Opportunities abound for the next 30 years
Interview with Chan Chun Sing, Minister for Trade and Industry
By Han Yong Hong
“We should be encouraged by our achievements in the past 30 years. We have confidence that bilateral ties between Singapore and China will deepen, with more areas and opportunities to further bilateral cooperation in the next 30 years.”
Mr Chan Chun Sing, Minister for Trade and Industry, is optimistic of the outlook of the bilateral relationship between Singapore and China. As the Minister overseeing Singapore’s international trade, and who used to lead the Singapore-China (Chongqing) Connectivity Initiative, Mr Chan has been personally involved in advancing cooperation between Singapore and China.
Mr Chan said, “In the past, our relationship was based on ‘trade with Singapore’. It then evolved into ‘trade through Singapore’ with other countries. Today, it is ‘trade on Singapore’ – whereby countries trade on platforms created by Singapore. This is a different business model, and its potential is growing.”
Mr Chan was the first Singapore Minister to head the third Government-to-Government project, the China-Singapore (Chongqing) Demonstration Initiative on Strategic Connectivity (CCI). He was directly involved from the outset, when the theme of “modern connectivity and modern services” was conceptualised, to establish Singapore and Chongqing as the twin hubs connecting Western China with Central and Southeast Asia.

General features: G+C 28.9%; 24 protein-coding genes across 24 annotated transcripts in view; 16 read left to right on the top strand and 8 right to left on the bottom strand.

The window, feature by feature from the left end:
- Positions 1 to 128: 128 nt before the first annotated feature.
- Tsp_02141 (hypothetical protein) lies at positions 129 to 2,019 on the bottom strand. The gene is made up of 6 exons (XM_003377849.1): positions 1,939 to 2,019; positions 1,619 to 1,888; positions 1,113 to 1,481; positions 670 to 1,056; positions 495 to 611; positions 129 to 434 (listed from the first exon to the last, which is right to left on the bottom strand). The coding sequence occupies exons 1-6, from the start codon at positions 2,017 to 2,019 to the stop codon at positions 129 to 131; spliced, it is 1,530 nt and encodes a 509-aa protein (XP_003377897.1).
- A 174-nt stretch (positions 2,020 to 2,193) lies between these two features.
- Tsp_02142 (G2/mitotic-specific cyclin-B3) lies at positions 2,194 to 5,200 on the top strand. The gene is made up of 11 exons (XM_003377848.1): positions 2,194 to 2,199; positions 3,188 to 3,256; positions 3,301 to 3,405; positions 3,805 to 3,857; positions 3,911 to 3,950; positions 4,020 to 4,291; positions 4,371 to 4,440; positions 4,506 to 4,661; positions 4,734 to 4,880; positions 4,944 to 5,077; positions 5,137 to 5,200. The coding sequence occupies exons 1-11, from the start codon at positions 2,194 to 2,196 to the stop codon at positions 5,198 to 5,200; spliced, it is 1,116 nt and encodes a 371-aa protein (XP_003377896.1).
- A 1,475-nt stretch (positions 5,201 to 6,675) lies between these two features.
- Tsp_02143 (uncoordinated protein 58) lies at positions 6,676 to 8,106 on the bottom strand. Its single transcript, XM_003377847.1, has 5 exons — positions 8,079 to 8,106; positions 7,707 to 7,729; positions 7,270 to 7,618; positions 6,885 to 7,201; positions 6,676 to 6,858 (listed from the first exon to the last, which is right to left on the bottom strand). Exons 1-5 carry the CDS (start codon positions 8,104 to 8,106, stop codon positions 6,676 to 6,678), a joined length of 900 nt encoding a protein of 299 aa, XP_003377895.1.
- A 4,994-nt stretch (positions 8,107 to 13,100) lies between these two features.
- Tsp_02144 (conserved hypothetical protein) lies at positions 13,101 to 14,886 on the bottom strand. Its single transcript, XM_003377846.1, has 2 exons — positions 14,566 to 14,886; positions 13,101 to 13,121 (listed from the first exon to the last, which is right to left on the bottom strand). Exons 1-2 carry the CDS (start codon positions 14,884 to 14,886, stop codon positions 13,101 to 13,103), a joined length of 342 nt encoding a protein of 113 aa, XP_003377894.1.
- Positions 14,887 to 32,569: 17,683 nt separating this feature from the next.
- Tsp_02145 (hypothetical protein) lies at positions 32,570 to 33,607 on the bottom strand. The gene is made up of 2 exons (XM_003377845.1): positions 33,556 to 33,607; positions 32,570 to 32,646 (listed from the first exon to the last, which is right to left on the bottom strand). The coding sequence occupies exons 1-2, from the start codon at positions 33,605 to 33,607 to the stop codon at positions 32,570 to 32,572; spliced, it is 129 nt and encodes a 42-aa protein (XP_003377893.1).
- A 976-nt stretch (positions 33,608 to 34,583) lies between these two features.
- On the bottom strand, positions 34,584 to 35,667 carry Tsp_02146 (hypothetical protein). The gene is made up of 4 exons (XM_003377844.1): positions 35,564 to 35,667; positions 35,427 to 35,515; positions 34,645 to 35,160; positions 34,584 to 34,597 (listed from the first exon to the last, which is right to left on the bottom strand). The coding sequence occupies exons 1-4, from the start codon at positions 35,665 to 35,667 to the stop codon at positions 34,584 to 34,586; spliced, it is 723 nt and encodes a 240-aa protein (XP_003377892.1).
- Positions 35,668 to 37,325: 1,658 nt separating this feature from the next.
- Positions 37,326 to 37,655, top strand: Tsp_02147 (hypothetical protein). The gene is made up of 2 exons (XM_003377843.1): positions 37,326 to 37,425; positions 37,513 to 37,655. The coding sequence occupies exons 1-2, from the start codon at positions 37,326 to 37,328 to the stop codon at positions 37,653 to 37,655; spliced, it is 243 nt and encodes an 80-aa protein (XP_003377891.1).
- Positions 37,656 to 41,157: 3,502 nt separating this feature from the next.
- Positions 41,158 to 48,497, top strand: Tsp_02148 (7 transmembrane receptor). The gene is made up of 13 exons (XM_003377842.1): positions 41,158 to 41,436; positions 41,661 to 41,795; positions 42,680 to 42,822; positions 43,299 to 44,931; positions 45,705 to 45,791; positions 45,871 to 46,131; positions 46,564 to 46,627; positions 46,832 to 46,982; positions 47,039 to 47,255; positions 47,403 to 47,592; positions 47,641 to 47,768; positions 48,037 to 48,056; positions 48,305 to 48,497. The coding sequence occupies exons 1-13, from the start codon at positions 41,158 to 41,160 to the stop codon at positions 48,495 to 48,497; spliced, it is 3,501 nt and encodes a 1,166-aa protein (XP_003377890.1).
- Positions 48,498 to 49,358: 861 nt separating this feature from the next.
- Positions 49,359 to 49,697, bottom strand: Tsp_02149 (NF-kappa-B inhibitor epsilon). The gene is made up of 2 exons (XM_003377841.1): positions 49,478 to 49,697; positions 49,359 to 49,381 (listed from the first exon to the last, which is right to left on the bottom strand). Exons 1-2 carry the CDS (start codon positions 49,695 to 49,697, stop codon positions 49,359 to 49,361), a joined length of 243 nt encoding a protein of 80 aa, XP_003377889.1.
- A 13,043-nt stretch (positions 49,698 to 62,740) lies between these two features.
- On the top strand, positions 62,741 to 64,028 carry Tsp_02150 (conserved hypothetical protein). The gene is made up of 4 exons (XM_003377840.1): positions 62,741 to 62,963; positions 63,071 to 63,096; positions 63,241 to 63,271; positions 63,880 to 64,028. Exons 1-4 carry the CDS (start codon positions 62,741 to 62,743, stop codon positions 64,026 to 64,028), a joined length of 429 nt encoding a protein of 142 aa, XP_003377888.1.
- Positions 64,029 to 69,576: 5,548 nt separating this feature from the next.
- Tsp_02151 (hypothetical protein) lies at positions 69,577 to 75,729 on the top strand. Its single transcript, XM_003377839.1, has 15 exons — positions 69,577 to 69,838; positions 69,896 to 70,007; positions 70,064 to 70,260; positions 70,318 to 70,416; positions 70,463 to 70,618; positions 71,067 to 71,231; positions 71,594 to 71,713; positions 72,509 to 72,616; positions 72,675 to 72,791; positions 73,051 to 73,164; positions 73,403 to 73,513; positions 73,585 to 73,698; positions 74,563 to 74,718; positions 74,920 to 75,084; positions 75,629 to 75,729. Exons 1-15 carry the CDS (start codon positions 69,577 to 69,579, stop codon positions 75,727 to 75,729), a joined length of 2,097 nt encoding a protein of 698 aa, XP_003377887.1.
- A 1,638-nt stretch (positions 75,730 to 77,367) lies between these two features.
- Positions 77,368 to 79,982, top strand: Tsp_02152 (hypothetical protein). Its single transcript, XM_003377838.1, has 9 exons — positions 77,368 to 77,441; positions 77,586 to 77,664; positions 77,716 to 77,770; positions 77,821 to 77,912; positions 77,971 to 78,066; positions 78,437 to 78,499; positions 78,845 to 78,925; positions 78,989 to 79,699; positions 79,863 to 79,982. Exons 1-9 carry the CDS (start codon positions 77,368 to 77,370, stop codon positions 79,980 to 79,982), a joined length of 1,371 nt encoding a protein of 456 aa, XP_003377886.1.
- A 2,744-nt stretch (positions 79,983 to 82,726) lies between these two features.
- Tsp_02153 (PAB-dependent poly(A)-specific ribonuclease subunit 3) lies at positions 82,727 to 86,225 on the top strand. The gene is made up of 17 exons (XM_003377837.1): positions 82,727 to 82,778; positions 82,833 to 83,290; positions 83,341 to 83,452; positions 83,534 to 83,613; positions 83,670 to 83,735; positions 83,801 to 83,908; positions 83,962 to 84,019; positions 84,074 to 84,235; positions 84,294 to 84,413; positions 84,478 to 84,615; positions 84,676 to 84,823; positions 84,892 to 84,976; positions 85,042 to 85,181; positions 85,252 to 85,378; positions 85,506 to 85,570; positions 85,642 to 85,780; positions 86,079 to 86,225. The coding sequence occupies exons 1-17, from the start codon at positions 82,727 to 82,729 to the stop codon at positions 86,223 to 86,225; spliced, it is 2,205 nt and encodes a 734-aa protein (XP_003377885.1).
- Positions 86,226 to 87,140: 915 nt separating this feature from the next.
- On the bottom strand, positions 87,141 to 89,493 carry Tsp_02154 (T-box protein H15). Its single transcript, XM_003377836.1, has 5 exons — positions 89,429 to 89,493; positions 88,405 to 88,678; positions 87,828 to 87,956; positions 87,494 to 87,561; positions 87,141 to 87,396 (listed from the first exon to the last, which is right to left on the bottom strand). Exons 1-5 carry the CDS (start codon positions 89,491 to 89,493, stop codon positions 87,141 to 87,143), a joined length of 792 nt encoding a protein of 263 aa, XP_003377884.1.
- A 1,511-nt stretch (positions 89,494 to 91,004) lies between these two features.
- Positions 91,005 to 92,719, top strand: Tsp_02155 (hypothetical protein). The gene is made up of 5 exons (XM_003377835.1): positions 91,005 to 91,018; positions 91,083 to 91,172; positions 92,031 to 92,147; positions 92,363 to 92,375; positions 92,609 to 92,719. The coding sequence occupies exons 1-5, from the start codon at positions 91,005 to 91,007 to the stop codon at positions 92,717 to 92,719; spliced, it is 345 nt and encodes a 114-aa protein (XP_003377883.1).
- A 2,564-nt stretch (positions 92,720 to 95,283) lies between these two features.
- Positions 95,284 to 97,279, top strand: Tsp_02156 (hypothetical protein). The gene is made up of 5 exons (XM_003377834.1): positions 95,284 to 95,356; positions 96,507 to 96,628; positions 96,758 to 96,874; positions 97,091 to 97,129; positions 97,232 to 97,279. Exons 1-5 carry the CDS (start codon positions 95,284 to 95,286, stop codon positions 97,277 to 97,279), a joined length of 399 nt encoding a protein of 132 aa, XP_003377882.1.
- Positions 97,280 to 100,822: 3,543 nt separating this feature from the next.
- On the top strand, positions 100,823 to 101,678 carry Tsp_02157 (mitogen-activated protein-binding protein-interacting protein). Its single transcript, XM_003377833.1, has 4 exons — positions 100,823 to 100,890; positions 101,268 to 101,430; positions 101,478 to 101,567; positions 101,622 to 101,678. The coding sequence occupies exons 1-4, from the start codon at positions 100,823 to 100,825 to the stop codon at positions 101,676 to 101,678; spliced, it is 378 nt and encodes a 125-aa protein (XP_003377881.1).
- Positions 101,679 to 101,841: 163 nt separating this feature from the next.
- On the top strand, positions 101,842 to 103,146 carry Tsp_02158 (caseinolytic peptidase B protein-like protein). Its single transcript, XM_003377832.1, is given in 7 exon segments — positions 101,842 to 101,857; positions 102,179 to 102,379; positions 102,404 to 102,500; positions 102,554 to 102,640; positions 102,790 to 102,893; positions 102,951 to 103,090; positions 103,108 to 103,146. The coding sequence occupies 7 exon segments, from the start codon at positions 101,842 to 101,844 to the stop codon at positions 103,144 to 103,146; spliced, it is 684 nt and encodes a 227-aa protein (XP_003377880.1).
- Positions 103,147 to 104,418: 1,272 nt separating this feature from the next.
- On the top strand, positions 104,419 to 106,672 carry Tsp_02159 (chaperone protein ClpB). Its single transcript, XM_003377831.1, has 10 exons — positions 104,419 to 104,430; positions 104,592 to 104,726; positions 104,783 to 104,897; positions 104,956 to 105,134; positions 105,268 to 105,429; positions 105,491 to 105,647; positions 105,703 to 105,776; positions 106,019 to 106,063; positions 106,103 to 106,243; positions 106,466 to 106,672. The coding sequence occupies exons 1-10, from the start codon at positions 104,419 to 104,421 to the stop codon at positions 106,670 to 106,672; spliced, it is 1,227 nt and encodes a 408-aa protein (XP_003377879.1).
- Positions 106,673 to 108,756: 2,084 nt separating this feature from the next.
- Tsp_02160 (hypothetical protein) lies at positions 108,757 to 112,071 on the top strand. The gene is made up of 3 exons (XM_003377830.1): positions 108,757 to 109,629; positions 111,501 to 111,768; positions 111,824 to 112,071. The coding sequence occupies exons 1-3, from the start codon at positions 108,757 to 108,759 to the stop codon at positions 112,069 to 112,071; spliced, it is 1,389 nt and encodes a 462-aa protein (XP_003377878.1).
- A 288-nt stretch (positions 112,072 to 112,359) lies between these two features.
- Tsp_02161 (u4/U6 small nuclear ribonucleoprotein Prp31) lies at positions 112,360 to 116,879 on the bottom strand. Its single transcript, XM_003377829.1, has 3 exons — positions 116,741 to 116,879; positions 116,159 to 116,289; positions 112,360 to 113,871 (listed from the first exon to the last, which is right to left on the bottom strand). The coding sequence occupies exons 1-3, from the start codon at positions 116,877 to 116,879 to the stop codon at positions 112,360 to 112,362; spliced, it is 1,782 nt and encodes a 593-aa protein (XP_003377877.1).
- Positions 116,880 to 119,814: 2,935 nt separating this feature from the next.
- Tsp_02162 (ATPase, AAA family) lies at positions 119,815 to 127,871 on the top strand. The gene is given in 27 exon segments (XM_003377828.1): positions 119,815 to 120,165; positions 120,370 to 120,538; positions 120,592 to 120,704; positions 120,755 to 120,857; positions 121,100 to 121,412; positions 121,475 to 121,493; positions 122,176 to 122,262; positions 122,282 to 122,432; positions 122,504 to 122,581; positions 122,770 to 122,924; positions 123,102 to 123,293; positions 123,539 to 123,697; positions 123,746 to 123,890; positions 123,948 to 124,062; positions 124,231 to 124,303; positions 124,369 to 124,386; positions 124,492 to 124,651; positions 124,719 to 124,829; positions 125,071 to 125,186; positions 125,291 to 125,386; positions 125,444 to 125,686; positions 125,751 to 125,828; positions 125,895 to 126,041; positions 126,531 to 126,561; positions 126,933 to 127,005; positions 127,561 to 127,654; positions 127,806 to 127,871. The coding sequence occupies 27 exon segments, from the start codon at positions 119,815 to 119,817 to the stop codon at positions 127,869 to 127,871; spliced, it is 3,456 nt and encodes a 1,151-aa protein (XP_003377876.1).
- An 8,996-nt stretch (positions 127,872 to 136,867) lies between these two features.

The positioning of this bilateral project came about during Mr Chan’s visit to Xi’an, Chengdu, and Chongqing. The Chinese government had suggested to base the third Government-to-Government project in Western China, to boost the region’s economic development. While out exploring Chongqing on his own, Mr Chan realised that the key to furthering Western China’s economic development lays in addressing the costs of connectivity.
Mr Chan subsequently proposed improving connectivity in trade and logistics in Western China. The idea gradually gained support from the Chinese authorities, and officials from both countries went on to fine-tune the concept. Both sides eventually agreed on common working terms such as logistical connectivity, aviation and digital finance; and worked together continuously to refine and implement the CCI’s overall concept.
Since its launch in 2015, participation in the CCI has grown amongst the provinces in Western China. According to Mr Chan, Singapore’s partnership with China has now expanded beyond being point-to-point, person-to-person, and city-to-city – it now also includes building joint platforms on which cooperation takes place.
Throughout this whole process, Mr Chan has had numerous opportunities to work directly with Chinese officials and encapsulate within the CCI a unique quality of the relations between the two countries: Singapore’s awareness and ability to keep pace with China’s pace of development and corresponding developmental needs.
He stressed, “We are not going into China with any preconceived notions, saying, ‘This is what I want to do, this is what you need.’ What we do is understand what China really needs. This is the basis of our partnership. With this attitude, there will be many projects we can work on with China.”
Since the establishment of bilateral ties, this principle has been upheld, and is embodied in all the three Government-to-Government projects to date.